ROCKVILLE -- A Takoma Park teen-ager went on trial yesterday on three counts of automobile manslaughter in a case Montgomery County's top prosecutor calls "every parent's worst nightmare."
Michael Schoenfeld had been licensed to drive for just two weeks last July when he crashed his parents' car on his way home after summer school, killing two classmates and a father of three.
Prosecutor Marc Hall said Schoenfeld's conduct amounted to "gross negligence," enough for a manslaughter conviction.
Schoenfeld's lawyer, David Driscoll, said that while the accident was "tragic," his client's actions were not "outrageous and extraordinary" -- the standard in Maryland for proving manslaughter.
The state does not have the lesser charge of negligent homicide, so prosecutors must either settle for issuing traffic citations with $500 fines or try to prove manslaughter.
One of the three passengers who survived the crash, Hartley Wayne Abraham, 18, testified yesterday in Montgomery County District Court that his friends screamed at Schoenfeld as he weaved through traffic at speeds more than twice the legal limit.
"Everybody was yelling. telling him to slow down and stop," said Abraham in a soft voice. "He didn't pay no mind. Then somebody said, `Everybody put on your seat belts.' "
Abraham said he and the others expected to crash, and he started to pray.
As the Subaru Outback station wagon crossed the center line perpendicular to traffic and into the path of a white pick-up, Abraham said, he hugged the headrest of the seat in front of him and closed his eyes.
A witness, Mark Nachtrieb, testified that the Subaru "was moving wildly" between lanes before it "T-boned" the truck driven by John Francis Wert, a 40-year-old salesman for a remodeling firm.
The collision sent the Subaru airborne and it landed on the hood of an Acura in the lane next to the truck.
"It was a tremendous explosion," Nachtrieb said. "I had never heard a sound like that before."
Wert was killed instantly. Two students in the car, Matt Waymon and Irn Williams, both 16, also died.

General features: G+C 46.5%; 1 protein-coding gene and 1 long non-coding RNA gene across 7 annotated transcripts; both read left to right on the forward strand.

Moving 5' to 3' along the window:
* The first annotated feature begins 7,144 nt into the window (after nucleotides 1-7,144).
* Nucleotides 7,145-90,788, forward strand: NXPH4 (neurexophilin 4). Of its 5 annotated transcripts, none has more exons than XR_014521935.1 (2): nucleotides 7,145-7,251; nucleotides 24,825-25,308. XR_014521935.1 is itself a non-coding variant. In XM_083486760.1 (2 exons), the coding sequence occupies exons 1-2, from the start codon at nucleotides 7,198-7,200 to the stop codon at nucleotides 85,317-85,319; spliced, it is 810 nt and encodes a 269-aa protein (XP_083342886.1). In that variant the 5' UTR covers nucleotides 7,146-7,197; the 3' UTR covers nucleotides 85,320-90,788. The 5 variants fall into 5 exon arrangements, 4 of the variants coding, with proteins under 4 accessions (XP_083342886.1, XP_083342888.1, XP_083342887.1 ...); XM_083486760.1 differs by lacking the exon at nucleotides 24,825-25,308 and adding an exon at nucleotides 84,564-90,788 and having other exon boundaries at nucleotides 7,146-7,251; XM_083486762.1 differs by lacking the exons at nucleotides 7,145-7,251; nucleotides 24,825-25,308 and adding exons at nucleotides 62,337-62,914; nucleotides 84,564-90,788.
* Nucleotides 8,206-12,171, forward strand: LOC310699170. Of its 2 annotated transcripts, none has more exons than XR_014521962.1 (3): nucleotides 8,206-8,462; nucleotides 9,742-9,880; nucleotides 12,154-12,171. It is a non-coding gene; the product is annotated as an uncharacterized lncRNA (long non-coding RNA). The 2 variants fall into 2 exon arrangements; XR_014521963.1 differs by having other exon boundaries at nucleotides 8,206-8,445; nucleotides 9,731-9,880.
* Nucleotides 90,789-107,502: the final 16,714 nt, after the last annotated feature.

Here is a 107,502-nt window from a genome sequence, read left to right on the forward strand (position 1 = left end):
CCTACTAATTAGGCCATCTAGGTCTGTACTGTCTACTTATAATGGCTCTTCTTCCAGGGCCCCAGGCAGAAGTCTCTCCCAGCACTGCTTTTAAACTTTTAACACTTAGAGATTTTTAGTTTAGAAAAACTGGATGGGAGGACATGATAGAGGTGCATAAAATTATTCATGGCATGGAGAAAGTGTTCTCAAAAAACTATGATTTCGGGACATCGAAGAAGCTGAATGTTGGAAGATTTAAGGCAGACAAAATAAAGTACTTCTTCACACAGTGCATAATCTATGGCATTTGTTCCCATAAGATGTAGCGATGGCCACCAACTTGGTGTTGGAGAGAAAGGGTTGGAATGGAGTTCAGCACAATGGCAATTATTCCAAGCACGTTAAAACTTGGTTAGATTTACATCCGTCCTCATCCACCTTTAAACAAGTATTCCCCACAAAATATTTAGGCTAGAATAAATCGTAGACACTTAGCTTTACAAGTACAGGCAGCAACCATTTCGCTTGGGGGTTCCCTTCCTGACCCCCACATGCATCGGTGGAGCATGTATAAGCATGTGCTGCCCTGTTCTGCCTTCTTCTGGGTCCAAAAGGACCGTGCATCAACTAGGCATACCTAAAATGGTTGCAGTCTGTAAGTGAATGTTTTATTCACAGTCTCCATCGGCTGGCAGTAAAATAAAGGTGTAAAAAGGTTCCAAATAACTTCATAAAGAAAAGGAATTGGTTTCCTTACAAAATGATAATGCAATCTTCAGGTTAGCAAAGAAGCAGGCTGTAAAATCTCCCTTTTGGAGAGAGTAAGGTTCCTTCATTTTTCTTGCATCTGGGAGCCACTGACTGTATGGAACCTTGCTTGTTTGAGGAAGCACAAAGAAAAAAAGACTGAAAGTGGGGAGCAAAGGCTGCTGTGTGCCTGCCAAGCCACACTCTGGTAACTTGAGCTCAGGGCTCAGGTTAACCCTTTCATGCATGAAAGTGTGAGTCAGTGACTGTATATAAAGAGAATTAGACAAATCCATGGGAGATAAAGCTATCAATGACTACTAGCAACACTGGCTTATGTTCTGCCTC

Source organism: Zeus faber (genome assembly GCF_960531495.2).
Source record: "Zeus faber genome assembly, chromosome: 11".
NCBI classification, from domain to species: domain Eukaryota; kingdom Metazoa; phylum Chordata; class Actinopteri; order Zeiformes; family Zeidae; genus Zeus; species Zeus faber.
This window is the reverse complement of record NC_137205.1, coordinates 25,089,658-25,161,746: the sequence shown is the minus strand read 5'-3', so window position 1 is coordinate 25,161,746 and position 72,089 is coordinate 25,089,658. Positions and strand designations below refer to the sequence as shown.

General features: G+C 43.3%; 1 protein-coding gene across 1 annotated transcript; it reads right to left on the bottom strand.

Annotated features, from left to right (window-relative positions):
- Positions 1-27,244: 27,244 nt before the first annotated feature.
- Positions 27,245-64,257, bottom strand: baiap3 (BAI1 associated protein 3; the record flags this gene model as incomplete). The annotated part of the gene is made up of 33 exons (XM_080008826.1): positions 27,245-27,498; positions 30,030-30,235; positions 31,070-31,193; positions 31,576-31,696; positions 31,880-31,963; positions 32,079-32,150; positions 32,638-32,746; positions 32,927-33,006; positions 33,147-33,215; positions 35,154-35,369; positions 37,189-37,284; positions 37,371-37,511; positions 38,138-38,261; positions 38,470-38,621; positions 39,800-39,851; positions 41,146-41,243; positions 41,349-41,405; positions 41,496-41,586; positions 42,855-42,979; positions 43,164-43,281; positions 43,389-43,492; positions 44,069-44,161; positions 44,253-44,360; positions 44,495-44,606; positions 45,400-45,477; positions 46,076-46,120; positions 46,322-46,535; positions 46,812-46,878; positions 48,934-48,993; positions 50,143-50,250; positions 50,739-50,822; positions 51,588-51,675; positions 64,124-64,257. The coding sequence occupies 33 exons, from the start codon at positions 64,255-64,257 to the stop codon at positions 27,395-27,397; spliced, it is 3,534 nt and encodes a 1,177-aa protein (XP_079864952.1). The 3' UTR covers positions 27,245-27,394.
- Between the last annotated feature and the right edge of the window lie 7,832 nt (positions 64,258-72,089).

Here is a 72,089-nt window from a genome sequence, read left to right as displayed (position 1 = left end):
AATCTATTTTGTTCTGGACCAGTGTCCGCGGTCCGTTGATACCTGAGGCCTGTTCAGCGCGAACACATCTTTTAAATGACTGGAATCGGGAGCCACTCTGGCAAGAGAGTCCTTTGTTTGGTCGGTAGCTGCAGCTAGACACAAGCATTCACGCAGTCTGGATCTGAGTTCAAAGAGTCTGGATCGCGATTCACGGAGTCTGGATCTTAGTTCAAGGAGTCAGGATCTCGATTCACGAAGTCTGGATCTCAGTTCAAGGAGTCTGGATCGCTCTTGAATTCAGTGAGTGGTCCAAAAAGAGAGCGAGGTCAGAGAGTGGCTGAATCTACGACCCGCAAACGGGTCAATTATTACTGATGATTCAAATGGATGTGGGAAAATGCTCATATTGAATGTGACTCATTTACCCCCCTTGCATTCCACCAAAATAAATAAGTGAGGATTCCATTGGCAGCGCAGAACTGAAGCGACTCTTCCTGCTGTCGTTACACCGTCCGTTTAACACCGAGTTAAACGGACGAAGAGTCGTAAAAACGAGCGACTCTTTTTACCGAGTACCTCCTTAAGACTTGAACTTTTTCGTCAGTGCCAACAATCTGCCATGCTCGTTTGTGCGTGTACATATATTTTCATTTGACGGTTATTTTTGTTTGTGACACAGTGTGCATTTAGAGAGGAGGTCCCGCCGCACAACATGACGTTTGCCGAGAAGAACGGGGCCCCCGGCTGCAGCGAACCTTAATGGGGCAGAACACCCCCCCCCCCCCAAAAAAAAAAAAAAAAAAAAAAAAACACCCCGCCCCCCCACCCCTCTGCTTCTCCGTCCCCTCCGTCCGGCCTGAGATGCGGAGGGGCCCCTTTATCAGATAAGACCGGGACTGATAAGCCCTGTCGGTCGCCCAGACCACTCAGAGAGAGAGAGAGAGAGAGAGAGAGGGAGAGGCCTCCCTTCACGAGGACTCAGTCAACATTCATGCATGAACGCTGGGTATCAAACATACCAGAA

Abraham said he blacked out at impact and when he awakened he was on top of the wreckage "looking at the sun." He suffered a broken leg, ankle and collarbone.
The trial opened three days before Maryland's tough new standards for teen drivers take effect.
Beginning Thursday, young drivers will have to wait longer to get a license, complete more practice hours behind the wheel and be subject to tougher penalties if they violate motor vehicle laws. But even if the laws had been in effect last summer, Schoenfeld's age at the time would have made him eligible to drive alone on a provisional license.
Accident reconstruction experts estimated Schoenfeld was driving 69 mph in a 30-mph zone near Bethesda Chevy Chase High School, where he and the other boys had been attending classes.
If found guilty, Schoenfeld, who is charged as a juvenile, could be sentenced by Judge Eric Johnson to state supervision until he is 21.
"It's every parent's worst nightmare," said State's Attorney Douglas Gansler of the Schoenfelds and the families of the victims.
The small courtroom was filled with relatives of the victims, including Todd and Lynne Waymon, whose only son had been Schoenfeld's best friend.
Schoenfeld's family sat behind him, his mother dabbing her eyes with a handkerchief during some of the testimony, at times as her son was doing likewise.
The slight teen with the close-cropped hair averted his eyes as his lawyer looked through accident photographs and as witnesses testified.
Driscoll said his client has no memory of the accident, "but finds himself in the middle of this storm."
Pub Date: 6/29/99